If you have to do it by e-mail or DVD, I'd use Truecrypt (only v7.1a, NOT 7.2 readonly one!!). Use very long key, 25+ characters. Send encrypted files and the key over separate cover. Ideally send files on DVD via US Mail, and use separate US Mail letter for key, with no identification of what its a "key to"; just the key. The recipient should be alerted and will know what to do with the key when they receive it. Of course be sure to point recipient at the source to download Truecrypt. You can walk them through the install if needed.
I'd use Steve Gibson's website:

Alternatively, you'd have to set up a VPN connection with the party receiving it. Probably not possible with most small businesses.

**** Luck,

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Securely Send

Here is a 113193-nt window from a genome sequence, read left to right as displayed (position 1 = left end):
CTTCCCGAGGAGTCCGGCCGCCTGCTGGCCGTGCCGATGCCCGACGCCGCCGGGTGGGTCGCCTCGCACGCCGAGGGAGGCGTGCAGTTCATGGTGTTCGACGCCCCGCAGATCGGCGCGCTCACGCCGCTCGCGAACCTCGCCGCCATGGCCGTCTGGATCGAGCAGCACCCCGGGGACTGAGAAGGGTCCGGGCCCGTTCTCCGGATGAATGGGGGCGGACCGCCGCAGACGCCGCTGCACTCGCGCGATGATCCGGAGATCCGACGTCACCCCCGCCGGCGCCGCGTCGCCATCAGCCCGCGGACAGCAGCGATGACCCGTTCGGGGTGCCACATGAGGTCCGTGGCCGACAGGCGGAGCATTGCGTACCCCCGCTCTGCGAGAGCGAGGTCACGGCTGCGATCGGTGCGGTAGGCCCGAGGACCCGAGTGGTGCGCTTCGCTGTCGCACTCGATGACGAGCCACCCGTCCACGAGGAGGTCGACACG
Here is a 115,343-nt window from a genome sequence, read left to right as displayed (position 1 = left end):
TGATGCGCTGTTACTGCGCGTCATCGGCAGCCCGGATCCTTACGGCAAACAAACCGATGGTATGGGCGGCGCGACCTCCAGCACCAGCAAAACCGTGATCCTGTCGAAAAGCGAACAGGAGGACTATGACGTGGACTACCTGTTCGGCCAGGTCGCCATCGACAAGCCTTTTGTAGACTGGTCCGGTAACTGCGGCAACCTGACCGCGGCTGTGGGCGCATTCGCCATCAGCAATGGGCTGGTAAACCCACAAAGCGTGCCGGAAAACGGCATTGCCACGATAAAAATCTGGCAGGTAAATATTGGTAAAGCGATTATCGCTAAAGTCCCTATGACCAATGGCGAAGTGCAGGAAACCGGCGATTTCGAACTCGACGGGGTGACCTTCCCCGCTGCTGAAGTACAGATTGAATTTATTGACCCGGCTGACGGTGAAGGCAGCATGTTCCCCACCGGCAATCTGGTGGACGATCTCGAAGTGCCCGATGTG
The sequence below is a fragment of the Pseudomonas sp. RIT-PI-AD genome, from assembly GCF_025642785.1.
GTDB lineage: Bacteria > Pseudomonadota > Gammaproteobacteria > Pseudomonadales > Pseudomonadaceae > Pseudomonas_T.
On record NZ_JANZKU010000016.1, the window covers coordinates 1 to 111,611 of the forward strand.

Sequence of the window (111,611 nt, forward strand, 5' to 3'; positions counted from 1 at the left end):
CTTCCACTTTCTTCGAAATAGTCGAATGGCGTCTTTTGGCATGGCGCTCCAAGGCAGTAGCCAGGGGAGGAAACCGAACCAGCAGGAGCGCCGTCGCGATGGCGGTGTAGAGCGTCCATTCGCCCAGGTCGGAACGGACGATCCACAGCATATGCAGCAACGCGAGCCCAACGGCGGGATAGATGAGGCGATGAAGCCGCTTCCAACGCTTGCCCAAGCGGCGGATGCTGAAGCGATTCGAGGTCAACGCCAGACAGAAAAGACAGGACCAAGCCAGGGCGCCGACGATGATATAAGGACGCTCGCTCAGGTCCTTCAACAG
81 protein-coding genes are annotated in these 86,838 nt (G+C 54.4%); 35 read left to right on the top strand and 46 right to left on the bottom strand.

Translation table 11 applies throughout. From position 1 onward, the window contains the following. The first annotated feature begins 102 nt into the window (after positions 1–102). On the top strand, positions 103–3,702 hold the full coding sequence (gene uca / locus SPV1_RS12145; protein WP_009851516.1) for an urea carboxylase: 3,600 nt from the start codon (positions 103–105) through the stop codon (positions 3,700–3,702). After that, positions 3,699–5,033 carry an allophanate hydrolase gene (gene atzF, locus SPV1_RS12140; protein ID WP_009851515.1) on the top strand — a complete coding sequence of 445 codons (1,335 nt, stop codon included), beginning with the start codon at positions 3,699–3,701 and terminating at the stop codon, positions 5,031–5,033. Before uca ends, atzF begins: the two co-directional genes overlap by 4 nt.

by bcsman79 / August 6, 2014 9:15 AM PDT

You could try letting a cloud based service send the file. You could try out Securely Send -
It allows you to send the file as an encrypted message with links only to the intended recipients.

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Couple of ways
by AndyCBSNEWS / August 6, 2014 3:54 PM PDT

The easiest way, without the need for either person to install any software, is to use a service like . It handles all of the encryption for you and you can password protect it. You upload the file; they download the file. Simple, secure, and free. This is the service I've used with my accountant and mortgage lender.

If both you and the other person are willing to install software, use something like This is arguably more secure since the encryption happens on your PC, but it requires you both to have the software installed which is not always an option.

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Encrypted transfer
by IffehWaz / August 7, 2014 6:55 PM PDT

If you don't want to register or pay for your transfer, pCloud Transfer is an option .